I don’t know how this dish escaped me for all these years, but I never even heard of twice cooked pork until a new Chinese restaurant opened up down the street. I have a thing for cheapy Chinese, so I wandered into the Sichuan Spice House wondering what, if anything might be good there.
When I opened the menu I was astonished: Tripe. Spicy wontons. Lamb with cumin. Crispy fish served whole. And this twice cooked pork belly. Wow. Real Chinese, I thought. When the food came, I was stoked: Real-deal Sichuan cooking in my little neighborhood!
Since then I’ve eaten their twice-cooked pork belly probably a hundred times. Fatty yet meaty. Super savory from black beans, all brightened by lots and lots of leeks.
What I liked the most was that the cook decided to use even the tougher green part of the leek, which most cooks use only for stock; the green parts give the dish a contrast in texture and are stronger in flavor than the white parts, as you might expect.
Twice-cooked pork gets its name because the pork is first simmered until tender, a process that also renders out a lot of fat, and then stir-fried until nicely browned.
This recipe will work well with either regular farmed pork, or, if you can get it, a fat wild hog. Bear belly would work, too, if you happen to be a bear hunter.
My recipe is an amalgam of several, but I am especially indebted to my friend Kian Lam Kho over at the Red Cook blog. His website is a treasure trove of real-deal Chinese recipes.
Serve your twice-cooked pork with steamed rice and a beer. It reheats very well, too, and will last a week in the fridge.
Sichuan Twice-Cooked Pork Belly
- 1 to 1 1/2 pounds uncured pork belly (do not use bacon)
- 3 medium-sized leeks, sliced in half then in pieces you can pick up with chopsticks
- 3 tablespoons peanut oil or lard, reduce by 1 tbsp if your pork is very fatty
- 1 tablespoons chile bean paste
- 3 tablespoons black bean sauce
- 1 tablespoon Shaoxing cooking wine, or dry sherry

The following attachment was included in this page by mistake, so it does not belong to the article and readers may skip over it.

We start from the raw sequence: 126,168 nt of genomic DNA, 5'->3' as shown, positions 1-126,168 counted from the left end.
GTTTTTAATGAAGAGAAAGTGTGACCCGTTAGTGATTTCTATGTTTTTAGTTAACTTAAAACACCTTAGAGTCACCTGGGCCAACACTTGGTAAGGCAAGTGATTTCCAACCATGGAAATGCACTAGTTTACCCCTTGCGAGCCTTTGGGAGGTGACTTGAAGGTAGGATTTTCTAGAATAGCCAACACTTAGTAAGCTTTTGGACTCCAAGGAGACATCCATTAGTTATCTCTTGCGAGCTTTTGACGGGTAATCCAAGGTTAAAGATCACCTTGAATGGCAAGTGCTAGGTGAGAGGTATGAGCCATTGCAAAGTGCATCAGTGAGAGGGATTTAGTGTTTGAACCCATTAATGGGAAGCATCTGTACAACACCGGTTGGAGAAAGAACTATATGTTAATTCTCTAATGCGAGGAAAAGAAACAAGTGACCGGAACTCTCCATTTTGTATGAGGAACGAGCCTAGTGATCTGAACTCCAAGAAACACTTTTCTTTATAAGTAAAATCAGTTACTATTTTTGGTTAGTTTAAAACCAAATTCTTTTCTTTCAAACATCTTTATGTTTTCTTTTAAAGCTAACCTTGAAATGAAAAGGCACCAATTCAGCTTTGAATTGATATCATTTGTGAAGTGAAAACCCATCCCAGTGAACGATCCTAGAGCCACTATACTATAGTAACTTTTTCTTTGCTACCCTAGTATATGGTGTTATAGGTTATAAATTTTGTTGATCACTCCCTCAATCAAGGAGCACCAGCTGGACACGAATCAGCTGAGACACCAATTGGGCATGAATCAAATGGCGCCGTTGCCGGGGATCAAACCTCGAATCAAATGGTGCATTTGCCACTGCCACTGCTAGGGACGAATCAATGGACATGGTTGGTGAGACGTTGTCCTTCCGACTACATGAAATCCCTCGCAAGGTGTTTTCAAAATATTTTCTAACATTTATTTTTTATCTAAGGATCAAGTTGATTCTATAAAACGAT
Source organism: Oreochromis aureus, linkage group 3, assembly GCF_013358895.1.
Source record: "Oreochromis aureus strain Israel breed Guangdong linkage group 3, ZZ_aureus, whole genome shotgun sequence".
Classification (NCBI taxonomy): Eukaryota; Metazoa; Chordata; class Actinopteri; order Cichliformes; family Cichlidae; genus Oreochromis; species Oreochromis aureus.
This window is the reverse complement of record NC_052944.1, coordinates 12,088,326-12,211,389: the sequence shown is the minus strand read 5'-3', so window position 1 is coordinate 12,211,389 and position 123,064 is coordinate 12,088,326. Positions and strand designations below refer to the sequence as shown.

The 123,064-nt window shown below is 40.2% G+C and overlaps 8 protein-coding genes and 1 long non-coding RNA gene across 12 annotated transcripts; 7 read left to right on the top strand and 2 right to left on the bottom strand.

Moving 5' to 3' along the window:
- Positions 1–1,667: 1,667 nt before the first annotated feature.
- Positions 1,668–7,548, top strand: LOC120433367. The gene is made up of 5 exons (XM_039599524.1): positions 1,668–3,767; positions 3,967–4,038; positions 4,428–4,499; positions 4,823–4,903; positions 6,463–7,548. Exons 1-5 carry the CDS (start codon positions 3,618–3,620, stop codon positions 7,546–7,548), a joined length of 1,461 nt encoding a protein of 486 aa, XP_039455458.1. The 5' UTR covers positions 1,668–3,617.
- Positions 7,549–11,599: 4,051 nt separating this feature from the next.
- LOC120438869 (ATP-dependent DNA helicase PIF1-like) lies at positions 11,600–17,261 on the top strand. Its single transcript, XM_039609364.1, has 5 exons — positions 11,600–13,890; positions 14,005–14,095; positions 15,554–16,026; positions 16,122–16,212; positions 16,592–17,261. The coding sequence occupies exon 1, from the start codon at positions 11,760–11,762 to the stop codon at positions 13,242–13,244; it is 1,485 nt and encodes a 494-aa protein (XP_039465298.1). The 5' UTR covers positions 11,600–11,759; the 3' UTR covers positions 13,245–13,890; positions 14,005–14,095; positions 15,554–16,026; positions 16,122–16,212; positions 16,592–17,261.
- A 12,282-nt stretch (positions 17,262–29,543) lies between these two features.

- 2 teaspoons soy sauce
- 2 teaspoons sugar
- Salt to taste
- Bring a large pot of water to a boil and add a healthy pinch of salt to it. Drop the pork belly in it and lower the heat until the water is barely simmering. Cook domesticated pork belly like this for about 45 minutes, or wild pig belly for up to 2 hours; somewhere around 90 minutes is normally about right. Remove the pork belly and set on a plate in the freezer to chill.
- When the pork belly has chilled through, which should take 30 to 60 minutes, slice it thinly across the grain. You want thin squares or rectangles you can pick up with chopsticks.
- Heat a wok or large saute pan over high heat until it's good and hot. Add the peanut oil and swirl it around, then add the pork belly. Arrange the pork belly in one layer all around the wok and let it sear like this for a minute or two, until it gets a little browned and starts to release some fat. Toss to flip and use tongs or chopsticks to make sure the pork is cooking on the opposite side. Let this cook for a minute or two. Remove the pork for now.
- Add the chile bean paste, black bean paste, cooking wine and leeks. Stir-fry over high heat until the leeks are bright green and glossy, about 2 minutes. Add the pork back and stir-fry another minute. Add the cooking wine, soy and sugar and stir-fry another few seconds. Serve over rice.